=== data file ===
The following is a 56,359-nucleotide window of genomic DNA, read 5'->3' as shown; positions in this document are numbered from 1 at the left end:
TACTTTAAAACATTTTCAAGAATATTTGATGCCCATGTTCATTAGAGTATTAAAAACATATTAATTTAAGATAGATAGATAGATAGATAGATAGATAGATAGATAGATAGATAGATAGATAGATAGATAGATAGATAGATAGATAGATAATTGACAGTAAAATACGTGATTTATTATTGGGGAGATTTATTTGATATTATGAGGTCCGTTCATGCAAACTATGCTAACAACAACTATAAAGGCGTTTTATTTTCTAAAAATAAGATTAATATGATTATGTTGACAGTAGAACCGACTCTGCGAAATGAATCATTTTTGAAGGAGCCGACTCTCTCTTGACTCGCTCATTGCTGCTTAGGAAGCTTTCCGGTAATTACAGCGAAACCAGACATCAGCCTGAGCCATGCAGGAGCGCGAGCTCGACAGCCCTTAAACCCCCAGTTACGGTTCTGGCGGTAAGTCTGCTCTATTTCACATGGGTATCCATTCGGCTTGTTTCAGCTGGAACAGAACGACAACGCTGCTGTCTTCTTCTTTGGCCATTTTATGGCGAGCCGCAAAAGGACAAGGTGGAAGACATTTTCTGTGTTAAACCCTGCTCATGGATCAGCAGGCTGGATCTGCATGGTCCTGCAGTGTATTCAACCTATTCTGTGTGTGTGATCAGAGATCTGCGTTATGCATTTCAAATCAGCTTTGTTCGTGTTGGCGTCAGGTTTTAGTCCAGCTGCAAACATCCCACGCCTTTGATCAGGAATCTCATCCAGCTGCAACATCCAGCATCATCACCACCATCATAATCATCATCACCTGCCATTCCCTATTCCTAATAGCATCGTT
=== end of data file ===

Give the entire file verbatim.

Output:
The following is a 56,359-nucleotide window of genomic DNA, read 5'->3' as shown; positions in this document are numbered from 1 at the left end:
TACTTTAAAACATTTTCAAGAATATTTGATGCCCATGTTCATTAGAGTATTAAAAACATATTAATTTAAGATAGATAGATAGATAGATAGATAGATAGATAGATAGATAGATAGATAGATAGATAGATAGATAGATAGATAGATAGATAATTGACAGTAAAATACGTGATTTATTATTGGGGAGATTTATTTGATATTATGAGGTCCGTTCATGCAAACTATGCTAACAACAACTATAAAGGCGTTTTATTTTCTAAAAATAAGATTAATATGATTATGTTGACAGTAGAACCGACTCTGCGAAATGAATCATTTTTGAAGGAGCCGACTCTCTCTTGACTCGCTCATTGCTGCTTAGGAAGCTTTCCGGTAATTACAGCGAAACCAGACATCAGCCTGAGCCATGCAGGAGCGCGAGCTCGACAGCCCTTAAACCCCCAGTTACGGTTCTGGCGGTAAGTCTGCTCTATTTCACATGGGTATCCATTCGGCTTGTTTCAGCTGGAACAGAACGACAACGCTGCTGTCTTCTTCTTTGGCCATTTTATGGCGAGCCGCAAAAGGACAAGGTGGAAGACATTTTCTGTGTTAAACCCTGCTCATGGATCAGCAGGCTGGATCTGCATGGTCCTGCAGTGTATTCAACCTATTCTGTGTGTGTGATCAGAGATCTGCGTTATGCATTTCAAATCAGCTTTGTTCGTGTTGGCGTCAGGTTTTAGTCCAGCTGCAAACATCCCACGCCTTTGATCAGGAATCTCATCCAGCTGCAACATCCAGCATCATCACCACCATCATAATCATCATCACCTGCCATTCCCTATTCCTAATAGCATCGTT